Police Officer Involved Domestic Violence. Lighting a candle of remembrance for those who've lost their lives to domestic violence behind the blue wall, for strength and wisdom to those still there, and a non-ending prayer for those who thought they had escaped but can't stop being afraid.
CLICK HERE: Keeping this display of officer-involved domestic violence fatalities on top from now on...
Officer-Involved Domestic Fatalities - 1 Officer-Involved Domestic Fatalities - 2 [WA] Tragedy Will Occur If They Don't Have ...
Saturday, September 19, 2009
[IN] Pending - Wrongful Death Lawsuit In Behalf of the Estate of Harrison County Jail Commander Christine Britton
[IN] The at-home shooting death of Harrison County Jail Cmdr. Christine Britton to be reviewed by the Grand Jury - A Harrison County grand jury is expected to be convened soon to review the circumstances surrounding the death of former county jail commander Christine Britton... Her estranged husband, county police officer John Britton, was present at the time...
BRITTON UPDATE: Tort claim puts sheriff, county on notice of pending lawsuit
September 18, 2009 | 12:55 PM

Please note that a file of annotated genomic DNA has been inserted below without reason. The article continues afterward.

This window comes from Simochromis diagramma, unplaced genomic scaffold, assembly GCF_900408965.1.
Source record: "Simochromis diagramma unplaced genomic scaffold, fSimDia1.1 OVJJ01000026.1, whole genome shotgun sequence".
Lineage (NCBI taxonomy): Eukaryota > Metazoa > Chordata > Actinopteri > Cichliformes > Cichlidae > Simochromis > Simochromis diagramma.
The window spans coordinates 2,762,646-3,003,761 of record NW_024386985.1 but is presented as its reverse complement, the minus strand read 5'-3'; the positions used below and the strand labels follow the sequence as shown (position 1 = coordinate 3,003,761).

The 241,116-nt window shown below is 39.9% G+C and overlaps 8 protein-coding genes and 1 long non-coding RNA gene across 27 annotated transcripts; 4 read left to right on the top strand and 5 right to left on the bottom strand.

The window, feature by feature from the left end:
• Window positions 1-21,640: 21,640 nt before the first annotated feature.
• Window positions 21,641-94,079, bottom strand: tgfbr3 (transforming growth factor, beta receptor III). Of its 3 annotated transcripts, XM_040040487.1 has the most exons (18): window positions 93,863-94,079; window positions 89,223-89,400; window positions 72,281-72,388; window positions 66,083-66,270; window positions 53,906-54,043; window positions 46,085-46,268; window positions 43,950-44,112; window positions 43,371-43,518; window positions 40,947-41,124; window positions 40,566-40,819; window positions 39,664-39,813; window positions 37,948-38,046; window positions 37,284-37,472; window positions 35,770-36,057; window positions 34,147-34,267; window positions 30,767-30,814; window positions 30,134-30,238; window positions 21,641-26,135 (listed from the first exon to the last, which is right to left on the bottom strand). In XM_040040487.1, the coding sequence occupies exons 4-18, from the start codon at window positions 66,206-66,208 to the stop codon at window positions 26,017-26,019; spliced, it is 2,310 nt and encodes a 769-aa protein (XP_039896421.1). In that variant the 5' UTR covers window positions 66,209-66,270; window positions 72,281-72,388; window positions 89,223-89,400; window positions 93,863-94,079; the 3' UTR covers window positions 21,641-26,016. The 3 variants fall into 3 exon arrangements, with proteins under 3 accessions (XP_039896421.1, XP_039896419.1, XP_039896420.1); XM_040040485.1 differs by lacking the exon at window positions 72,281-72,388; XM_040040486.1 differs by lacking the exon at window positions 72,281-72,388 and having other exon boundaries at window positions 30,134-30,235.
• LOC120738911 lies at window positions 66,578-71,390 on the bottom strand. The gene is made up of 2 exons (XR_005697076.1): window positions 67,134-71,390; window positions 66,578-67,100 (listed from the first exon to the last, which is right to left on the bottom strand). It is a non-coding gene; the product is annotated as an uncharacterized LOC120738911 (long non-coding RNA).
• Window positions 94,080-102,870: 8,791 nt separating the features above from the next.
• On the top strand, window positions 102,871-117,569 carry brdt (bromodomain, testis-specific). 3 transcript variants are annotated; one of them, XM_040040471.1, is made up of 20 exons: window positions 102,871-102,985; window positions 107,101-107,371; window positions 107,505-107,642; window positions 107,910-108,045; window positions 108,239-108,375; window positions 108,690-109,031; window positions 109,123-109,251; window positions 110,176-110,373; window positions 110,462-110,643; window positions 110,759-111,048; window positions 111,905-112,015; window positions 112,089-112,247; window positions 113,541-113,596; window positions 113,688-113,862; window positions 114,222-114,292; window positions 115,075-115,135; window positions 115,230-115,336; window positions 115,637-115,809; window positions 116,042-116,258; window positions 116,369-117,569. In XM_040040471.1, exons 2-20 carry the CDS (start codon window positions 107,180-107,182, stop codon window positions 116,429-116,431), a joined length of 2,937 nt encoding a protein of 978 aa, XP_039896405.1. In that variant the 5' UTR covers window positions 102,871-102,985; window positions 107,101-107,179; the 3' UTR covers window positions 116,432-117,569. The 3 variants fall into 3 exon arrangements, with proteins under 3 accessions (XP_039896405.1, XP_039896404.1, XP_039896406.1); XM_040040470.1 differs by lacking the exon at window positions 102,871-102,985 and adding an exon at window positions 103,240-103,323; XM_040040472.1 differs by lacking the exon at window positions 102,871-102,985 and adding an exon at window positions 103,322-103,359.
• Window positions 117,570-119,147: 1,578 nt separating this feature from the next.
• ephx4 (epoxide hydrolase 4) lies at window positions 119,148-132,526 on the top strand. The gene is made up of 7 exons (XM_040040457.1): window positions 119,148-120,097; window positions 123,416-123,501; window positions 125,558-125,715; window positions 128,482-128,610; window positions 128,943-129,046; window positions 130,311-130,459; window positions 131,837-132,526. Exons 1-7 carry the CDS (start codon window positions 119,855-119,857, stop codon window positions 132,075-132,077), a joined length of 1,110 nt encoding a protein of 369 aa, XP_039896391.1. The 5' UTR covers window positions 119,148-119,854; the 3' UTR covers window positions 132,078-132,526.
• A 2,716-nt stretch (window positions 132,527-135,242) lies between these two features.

The Corydon Democrat has learned that an estate has been opened for the purpose of bringing a wrongful death action against Harrison County Sheriff G. Michael Deatrick, the Harrison County Commissioners and the Harrison County Council in Harrison County Circuit Court. Greg Clark, an attorney representing Christine Britton's family, confirmed the notice was filed yesterday (Sept. 17) on behalf of the estate of Christine Britton. Britton allegedly shot herself on March 29, using a pistol belonging to and provided by her husband John Britton, who is a police officer with the Harrison County Sheriff's Department. Christine Britton's estate sent a Notice of Tort Claim, putting Harrison County on notice that it plans to bring a wrongful death action against it for the woman's death. By law, when a party plans to bring legal action against a government entity, the party must file a Notice of Tort Claim. The county has 90 days to respond to either accept, deny, and/or negotiate the claim. [LINK]
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